Appl Clin Inform 2011; 02(04): 522-533
DOI: 10.4338/ACI-2011-06-RA-0041
Research Article
Schattauer GmbH

Response to Medication Dosing Alerts for Pediatric Inpatients Using a Computerized Provider Order Entry System

S.L. Perlman
1  Department of Pediatrics, Hospital for Special Surgery, New York, New York
2  New York-Presbyterian Weill Cornell Medical Center, New York, New York
,
L. Fabrizio
1  Department of Pediatrics, Hospital for Special Surgery, New York, New York
,
S.H. Shaha
3  University of Utah, Salt Lake City, Utah
4  Eclipsys Corporation (now Allscripts), Atlanta, Georgia
,
S.K. Magid
2  New York-Presbyterian Weill Cornell Medical Center, New York, New York
5  Quality Research Center, Hospital for Special Surgery, New York, New York
› Author Affiliations
Further Information

Publication History

received: 07 July 2011

accepted: 15 November 2011

Publication Date:
16 December 2017 (online)

Summary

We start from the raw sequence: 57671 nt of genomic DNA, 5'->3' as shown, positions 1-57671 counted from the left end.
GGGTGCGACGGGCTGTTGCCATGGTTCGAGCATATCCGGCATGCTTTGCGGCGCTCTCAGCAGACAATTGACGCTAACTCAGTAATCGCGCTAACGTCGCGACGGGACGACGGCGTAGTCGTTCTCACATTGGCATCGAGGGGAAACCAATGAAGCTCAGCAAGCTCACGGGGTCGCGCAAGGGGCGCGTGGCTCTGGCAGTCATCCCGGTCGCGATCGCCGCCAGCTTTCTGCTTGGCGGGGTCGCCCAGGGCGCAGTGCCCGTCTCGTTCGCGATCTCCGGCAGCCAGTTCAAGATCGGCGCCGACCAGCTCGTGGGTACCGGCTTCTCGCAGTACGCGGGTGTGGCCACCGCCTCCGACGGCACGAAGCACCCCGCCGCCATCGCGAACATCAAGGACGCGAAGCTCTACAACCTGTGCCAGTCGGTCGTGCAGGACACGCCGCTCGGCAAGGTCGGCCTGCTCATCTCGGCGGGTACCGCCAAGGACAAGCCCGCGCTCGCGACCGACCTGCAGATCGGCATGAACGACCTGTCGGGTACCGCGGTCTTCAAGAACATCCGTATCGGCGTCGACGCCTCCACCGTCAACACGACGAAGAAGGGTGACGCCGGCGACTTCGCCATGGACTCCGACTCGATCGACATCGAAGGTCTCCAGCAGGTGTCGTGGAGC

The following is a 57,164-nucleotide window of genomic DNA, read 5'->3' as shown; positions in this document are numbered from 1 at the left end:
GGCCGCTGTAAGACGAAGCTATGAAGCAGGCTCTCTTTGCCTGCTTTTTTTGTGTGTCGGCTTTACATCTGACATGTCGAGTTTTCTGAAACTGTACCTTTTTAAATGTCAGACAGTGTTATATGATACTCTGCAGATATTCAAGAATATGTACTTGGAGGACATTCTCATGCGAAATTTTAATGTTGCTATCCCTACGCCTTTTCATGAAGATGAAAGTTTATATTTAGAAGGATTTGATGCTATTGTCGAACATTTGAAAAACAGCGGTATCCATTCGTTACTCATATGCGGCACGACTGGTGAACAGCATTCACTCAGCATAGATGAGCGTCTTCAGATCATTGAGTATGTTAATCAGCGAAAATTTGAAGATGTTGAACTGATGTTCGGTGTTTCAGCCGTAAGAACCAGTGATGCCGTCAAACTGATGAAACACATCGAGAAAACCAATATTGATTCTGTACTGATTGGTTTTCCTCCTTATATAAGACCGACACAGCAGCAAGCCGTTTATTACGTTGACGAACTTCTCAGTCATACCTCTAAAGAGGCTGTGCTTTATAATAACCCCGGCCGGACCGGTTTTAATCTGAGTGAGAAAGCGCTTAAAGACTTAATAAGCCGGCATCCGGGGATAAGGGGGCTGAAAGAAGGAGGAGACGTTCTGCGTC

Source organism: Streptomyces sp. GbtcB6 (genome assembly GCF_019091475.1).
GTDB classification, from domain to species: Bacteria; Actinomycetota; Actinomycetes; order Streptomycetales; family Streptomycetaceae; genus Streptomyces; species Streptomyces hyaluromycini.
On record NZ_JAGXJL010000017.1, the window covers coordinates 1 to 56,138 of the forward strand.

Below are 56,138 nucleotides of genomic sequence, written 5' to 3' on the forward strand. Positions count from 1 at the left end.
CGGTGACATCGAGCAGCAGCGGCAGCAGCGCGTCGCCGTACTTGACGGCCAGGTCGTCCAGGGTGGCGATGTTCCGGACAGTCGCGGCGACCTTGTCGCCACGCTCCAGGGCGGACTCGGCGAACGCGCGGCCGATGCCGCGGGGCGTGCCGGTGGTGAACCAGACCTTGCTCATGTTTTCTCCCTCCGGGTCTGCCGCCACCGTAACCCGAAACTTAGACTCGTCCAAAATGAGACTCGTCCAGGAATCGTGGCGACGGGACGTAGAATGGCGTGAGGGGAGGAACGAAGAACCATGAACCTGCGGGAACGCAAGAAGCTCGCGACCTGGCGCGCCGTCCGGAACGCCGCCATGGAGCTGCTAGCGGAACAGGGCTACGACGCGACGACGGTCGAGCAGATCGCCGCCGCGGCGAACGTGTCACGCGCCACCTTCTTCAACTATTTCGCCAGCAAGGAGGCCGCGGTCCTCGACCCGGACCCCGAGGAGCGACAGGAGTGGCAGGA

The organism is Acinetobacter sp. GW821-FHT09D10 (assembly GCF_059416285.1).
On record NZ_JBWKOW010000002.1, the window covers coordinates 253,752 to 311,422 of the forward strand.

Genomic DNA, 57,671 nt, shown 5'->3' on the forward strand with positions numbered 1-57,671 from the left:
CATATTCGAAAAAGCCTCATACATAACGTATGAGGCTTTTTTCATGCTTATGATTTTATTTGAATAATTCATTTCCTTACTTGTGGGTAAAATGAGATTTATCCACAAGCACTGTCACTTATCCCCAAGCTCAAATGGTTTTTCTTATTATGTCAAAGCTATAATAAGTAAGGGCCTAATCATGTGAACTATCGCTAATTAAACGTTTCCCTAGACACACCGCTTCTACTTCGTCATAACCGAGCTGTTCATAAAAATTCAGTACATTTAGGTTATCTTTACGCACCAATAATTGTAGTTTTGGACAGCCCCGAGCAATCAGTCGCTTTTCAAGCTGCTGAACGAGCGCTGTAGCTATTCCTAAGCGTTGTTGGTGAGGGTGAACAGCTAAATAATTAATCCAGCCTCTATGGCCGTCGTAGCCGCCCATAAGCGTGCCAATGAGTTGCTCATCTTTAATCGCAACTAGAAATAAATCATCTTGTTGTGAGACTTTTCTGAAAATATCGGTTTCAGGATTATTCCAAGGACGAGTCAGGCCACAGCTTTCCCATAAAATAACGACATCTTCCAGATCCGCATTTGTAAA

Objective: Medication dosing errors are of particular concern in hospitalized children. Avoidance of such errors is essential to quality improvement and patient safety. Computerized provider order entry (CPOE) systems with clinical decision support (CDS) have the potential to reduce medication errors. The objective of this study was to evaluate provider response to the dosing alerts in a CPOE system with CDS for pediatric inpatients and to identify differences in provider response based on clinician specialty.

Patients and methods: We conducted a retrospective analysis of all medication dosing alerts over a 1-year period (January 1 through December 31, 2008) for all pediatric inpatients at Hospital for Special Surgery. Alerts were analyzed with respect to medication dosing, prescriber, and action taken by the prescriber after the alert was triggered (i.e., accepted suggested change, ignored recommendation/overrode, or cancelled the order).

Results: During the study period, 18,163 medication orders were placed and 1,024 dosing alerts were fired. Overdosing of medications accounted for 91% of the alerts and underdosing 9%. The pediatric-trained providers ignored more alerts and cancelled fewer orders than the non-pediatric-trained providers (p<0.001). Both groups changed the order similarly based on CDS recommendations.

Conclusions: Differences in response to CDS were found between pediatric-trained and non-pediatric-trained providers caring for pediatric patients; however, both groups changed orders based on CDS similarly. CPOE with built-in CDS may be of particular value when providers with different specialties and types of training are caring for pediatric patients.